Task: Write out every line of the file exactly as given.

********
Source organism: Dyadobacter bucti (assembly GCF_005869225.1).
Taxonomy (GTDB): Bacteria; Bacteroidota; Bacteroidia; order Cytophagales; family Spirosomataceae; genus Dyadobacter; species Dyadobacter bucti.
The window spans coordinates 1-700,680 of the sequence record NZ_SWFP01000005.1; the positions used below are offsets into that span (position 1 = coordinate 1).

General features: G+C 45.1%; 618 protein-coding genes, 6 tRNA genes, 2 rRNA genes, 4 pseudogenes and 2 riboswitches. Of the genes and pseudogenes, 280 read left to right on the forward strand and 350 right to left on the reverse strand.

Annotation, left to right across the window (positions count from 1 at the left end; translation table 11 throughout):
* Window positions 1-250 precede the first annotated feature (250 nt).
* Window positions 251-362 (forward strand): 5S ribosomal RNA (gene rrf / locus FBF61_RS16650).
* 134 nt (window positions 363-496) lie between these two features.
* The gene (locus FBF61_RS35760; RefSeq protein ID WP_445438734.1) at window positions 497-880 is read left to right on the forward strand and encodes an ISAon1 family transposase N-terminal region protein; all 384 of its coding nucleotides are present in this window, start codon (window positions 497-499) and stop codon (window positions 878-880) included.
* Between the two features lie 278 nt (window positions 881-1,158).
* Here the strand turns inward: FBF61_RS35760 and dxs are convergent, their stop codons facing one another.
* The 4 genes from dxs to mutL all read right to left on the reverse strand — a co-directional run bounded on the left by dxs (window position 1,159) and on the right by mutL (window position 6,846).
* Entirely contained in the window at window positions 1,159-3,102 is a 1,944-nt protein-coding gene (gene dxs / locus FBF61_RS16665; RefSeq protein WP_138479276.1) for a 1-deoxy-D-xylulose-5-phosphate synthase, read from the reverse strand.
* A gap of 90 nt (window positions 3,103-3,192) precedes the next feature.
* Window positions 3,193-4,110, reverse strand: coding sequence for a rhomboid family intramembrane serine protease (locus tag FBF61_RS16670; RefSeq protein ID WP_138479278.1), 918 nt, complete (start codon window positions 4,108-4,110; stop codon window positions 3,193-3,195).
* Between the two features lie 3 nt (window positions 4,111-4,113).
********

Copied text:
Source organism: Dyadobacter bucti (assembly GCF_005869225.1).
Taxonomy (GTDB): Bacteria; Bacteroidota; Bacteroidia; order Cytophagales; family Spirosomataceae; genus Dyadobacter; species Dyadobacter bucti.
The window spans coordinates 1-700,680 of the sequence record NZ_SWFP01000005.1; the positions used below are offsets into that span (position 1 = coordinate 1).

General features: G+C 45.1%; 618 protein-coding genes, 6 tRNA genes, 2 rRNA genes, 4 pseudogenes and 2 riboswitches. Of the genes and pseudogenes, 280 read left to right on the forward strand and 350 right to left on the reverse strand.

Annotation, left to right across the window (positions count from 1 at the left end; translation table 11 throughout):
* Window positions 1-250 precede the first annotated feature (250 nt).
* Window positions 251-362 (forward strand): 5S ribosomal RNA (gene rrf / locus FBF61_RS16650).
* 134 nt (window positions 363-496) lie between these two features.
* The gene (locus FBF61_RS35760; RefSeq protein ID WP_445438734.1) at window positions 497-880 is read left to right on the forward strand and encodes an ISAon1 family transposase N-terminal region protein; all 384 of its coding nucleotides are present in this window, start codon (window positions 497-499) and stop codon (window positions 878-880) included.
* Between the two features lie 278 nt (window positions 881-1,158).
* Here the strand turns inward: FBF61_RS35760 and dxs are convergent, their stop codons facing one another.
* The 4 genes from dxs to mutL all read right to left on the reverse strand — a co-directional run bounded on the left by dxs (window position 1,159) and on the right by mutL (window position 6,846).
* Entirely contained in the window at window positions 1,159-3,102 is a 1,944-nt protein-coding gene (gene dxs / locus FBF61_RS16665; RefSeq protein WP_138479276.1) for a 1-deoxy-D-xylulose-5-phosphate synthase, read from the reverse strand.
* A gap of 90 nt (window positions 3,103-3,192) precedes the next feature.
* Window positions 3,193-4,110, reverse strand: coding sequence for a rhomboid family intramembrane serine protease (locus tag FBF61_RS16670; RefSeq protein ID WP_138479278.1), 918 nt, complete (start codon window positions 4,108-4,110; stop codon window positions 3,193-3,195).
* Between the two features lie 3 nt (window positions 4,111-4,113).